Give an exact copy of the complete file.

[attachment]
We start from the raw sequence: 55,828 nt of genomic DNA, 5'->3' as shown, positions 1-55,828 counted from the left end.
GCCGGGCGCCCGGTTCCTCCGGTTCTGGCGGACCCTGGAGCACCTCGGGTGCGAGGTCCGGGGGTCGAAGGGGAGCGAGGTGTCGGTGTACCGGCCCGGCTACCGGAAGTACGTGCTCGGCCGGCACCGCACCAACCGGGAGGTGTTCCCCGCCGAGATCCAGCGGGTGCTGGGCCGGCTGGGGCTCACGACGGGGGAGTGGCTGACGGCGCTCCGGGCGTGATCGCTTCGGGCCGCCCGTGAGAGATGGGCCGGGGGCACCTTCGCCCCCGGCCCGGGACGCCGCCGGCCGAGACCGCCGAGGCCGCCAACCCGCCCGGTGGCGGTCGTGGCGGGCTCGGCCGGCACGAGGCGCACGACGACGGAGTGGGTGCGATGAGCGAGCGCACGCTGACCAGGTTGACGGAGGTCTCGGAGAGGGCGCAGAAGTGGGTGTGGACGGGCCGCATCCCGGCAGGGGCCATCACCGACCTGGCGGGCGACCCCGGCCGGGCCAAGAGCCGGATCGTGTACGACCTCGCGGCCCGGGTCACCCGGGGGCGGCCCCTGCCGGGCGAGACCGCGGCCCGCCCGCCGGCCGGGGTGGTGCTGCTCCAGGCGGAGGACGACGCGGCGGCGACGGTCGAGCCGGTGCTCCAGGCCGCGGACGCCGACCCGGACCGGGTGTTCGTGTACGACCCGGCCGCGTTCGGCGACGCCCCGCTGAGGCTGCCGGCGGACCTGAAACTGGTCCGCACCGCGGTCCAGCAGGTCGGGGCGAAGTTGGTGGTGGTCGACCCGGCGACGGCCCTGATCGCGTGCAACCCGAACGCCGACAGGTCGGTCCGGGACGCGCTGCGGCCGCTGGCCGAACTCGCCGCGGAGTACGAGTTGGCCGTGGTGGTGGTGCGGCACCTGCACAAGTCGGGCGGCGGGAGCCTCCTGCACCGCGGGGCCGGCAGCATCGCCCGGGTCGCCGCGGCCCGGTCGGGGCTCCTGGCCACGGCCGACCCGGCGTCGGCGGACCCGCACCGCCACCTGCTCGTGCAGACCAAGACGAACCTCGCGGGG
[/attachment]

We start from the raw sequence: 55,828 nt of genomic DNA, 5'->3' as shown, positions 1-55,828 counted from the left end.
GCCGGGCGCCCGGTTCCTCCGGTTCTGGCGGACCCTGGAGCACCTCGGGTGCGAGGTCCGGGGGTCGAAGGGGAGCGAGGTGTCGGTGTACCGGCCCGGCTACCGGAAGTACGTGCTCGGCCGGCACCGCACCAACCGGGAGGTGTTCCCCGCCGAGATCCAGCGGGTGCTGGGCCGGCTGGGGCTCACGACGGGGGAGTGGCTGACGGCGCTCCGGGCGTGATCGCTTCGGGCCGCCCGTGAGAGATGGGCCGGGGGCACCTTCGCCCCCGGCCCGGGACGCCGCCGGCCGAGACCGCCGAGGCCGCCAACCCGCCCGGTGGCGGTCGTGGCGGGCTCGGCCGGCACGAGGCGCACGACGACGGAGTGGGTGCGATGAGCGAGCGCACGCTGACCAGGTTGACGGAGGTCTCGGAGAGGGCGCAGAAGTGGGTGTGGACGGGCCGCATCCCGGCAGGGGCCATCACCGACCTGGCGGGCGACCCCGGCCGGGCCAAGAGCCGGATCGTGTACGACCTCGCGGCCCGGGTCACCCGGGGGCGGCCCCTGCCGGGCGAGACCGCGGCCCGCCCGCCGGCCGGGGTGGTGCTGCTCCAGGCGGAGGACGACGCGGCGGCGACGGTCGAGCCGGTGCTCCAGGCCGCGGACGCCGACCCGGACCGGGTGTTCGTGTACGACCCGGCCGCGTTCGGCGACGCCCCGCTGAGGCTGCCGGCGGACCTGAAACTGGTCCGCACCGCGGTCCAGCAGGTCGGGGCGAAGTTGGTGGTGGTCGACCCGGCGACGGCCCTGATCGCGTGCAACCCGAACGCCGACAGGTCGGTCCGGGACGCGCTGCGGCCGCTGGCCGAACTCGCCGCGGAGTACGAGTTGGCCGTGGTGGTGGTGCGGCACCTGCACAAGTCGGGCGGCGGGAGCCTCCTGCACCGCGGGGCCGGCAGCATCGCCCGGGTCGCCGCGGCCCGGTCGGGGCTCCTGGCCACGGCCGACCCGGCGTCGGCGGACCCGCACCGCCACCTGCTCGTGCAGACCAAGACGAACCTCGCGGGG